New edition lists more than 4,000 items, a 61% increase over the 2008 edition
Up-to-date, reliable glycemic index and glycemic load tables are critical for researching the relationship between health and the glycemic qualities of carbohydrates present in various foods and dietary patterns. Previous editions of the International Tables of Glycemic Index were published in 1995 (The American Journal of Clinical Nutrition), 2002 (The American Journal of Clinical Nutrition), and 2008 (Diabetes Care). Since publication of the last edition, the number of scientific publications that have included “glycemic index” in the title, abstract, or keywords has tripled. In response, The American Journal of Clinical Nutrition (AJCN) has published “International Tables of Glycemic Index and Glycemic Load Values 2021: A Systematic Review.” Researchers in nutrition, obesity, physiology, diabetes, and other related fields can now turn to this new edition for the latest vetted glycemic index and glycemic load values.
In this 2021 edition, authors Fiona S. Atkinson et al. have systematically tabulated both published and unpublished sources of reliable glycemic values of foods using a priori criteria developed by the International Standards Organization (ISO) to justify inclusion. The authors sought out new glycemic index values for foods. In addition, they looked for values that had changed over time as well as regional differences in values within certain food groups. Finally, the authors calculated glycemic load values based on standardized carbohydrate portions.
In order to develop the tables, the authors conducted a comprehensive search of MEDLINE, Cochrane Library, and EMBASE databases for relevant studies published between January 1, 2008 and June 30, 2020. The data were then divided into two tables based on data quality. Supplemental Table 1 contains the most reliable glycemic index values, with a full description of the food as well as cooking method, processing and composition, if available. Supplemental Table 2 includes glycemic index values for foods and beverages that were derived using methodology that did not meet ISO standards.
One of the key differences that distinguishes this 2021 edition from the 2008 edition of tables is the use of a standardized carbohydrate portion to calculate glycemic load values. In all, 21 standardized carbohydrate portions were assigned based on food category: for example, the standardized carbohydrate portion is 30 grams for bakery goods and 15 grams for legumes. This new approach eliminates the problem of calculating typical serving sizes, which may vary widely from product to product as well as from country to country.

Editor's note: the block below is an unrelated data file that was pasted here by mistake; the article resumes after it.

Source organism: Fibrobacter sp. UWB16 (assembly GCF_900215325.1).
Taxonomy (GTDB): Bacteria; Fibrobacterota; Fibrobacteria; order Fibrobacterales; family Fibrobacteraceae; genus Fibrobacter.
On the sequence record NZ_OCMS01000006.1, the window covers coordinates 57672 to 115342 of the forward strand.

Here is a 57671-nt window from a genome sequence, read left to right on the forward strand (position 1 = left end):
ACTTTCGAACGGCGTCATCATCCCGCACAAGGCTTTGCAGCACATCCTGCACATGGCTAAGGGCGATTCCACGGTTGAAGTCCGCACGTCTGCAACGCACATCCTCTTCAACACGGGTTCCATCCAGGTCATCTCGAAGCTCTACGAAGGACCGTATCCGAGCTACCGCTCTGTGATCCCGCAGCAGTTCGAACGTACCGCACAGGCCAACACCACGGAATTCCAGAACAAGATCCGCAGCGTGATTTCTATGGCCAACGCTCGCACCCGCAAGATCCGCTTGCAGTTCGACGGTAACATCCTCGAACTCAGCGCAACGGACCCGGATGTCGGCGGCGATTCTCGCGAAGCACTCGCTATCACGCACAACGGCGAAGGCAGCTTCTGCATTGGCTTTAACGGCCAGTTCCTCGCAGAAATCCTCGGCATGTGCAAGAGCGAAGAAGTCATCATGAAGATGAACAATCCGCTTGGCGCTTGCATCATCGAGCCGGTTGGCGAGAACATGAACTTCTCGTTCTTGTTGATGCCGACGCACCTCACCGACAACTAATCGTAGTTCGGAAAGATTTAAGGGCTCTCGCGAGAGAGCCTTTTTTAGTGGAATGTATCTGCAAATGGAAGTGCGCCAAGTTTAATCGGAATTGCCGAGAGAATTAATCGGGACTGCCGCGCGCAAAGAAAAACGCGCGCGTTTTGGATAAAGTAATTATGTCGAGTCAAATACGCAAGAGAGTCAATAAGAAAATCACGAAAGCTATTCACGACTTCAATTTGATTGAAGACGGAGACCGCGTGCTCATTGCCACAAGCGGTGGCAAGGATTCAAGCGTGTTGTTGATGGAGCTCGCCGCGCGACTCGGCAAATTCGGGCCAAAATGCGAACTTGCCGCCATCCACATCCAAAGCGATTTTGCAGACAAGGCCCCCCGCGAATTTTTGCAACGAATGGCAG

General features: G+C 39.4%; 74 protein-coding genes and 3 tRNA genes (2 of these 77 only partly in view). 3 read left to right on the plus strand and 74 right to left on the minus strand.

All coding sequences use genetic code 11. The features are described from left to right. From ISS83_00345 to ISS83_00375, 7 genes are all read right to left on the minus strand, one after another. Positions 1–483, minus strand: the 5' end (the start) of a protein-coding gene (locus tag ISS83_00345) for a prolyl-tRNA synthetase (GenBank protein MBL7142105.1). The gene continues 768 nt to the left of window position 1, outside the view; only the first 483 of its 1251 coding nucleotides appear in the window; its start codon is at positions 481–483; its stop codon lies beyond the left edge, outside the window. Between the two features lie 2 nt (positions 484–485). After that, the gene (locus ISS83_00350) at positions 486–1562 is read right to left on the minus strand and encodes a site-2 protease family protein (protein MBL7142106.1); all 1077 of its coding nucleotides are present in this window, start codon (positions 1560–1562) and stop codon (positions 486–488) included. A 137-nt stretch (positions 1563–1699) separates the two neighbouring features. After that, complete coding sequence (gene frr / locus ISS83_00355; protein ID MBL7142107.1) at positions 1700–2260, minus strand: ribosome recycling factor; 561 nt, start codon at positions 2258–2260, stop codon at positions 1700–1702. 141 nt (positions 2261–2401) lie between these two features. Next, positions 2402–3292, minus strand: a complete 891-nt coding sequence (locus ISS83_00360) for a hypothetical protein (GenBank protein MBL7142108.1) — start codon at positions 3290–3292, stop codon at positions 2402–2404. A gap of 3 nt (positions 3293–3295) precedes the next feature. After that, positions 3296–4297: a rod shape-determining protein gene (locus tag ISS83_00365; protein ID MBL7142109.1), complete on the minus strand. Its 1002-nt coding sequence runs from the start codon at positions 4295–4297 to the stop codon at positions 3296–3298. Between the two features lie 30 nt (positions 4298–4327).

In addition to the vast increase in published values, some new products entered the tables for the first time, including human milk; Chinese pearl barley; Asian fruits such as lychee, dragon fruit, and pomelo; and new varieties of dates, barley, and gluten-free products. Interestingly, whole tomatoes are a new addition to the tables, with a glycemic index of just 22, one of the lowest on record.
According to the authors, “the relevance of the glycemic index concept is confirmed by recent studies and meta-analyses linking it to the management and/or prevention of diabetes, weight loss maintenance, coronary heart disease, cardiovascular disease and mortality, and specific cancers. The authors do, however, acknowledge that more research is needed. In particular, they have noted that “more market surveillance and consumer-driven testing is needed so that it can be determined whether there are true regional differences in [the glycemic index of] staple products such as bread, rice, and potatoes.”
We invite you to peruse the tables yourself to search among the more than 4,000 food products now listed. The tables are freely available to all readers regardless of subscription status.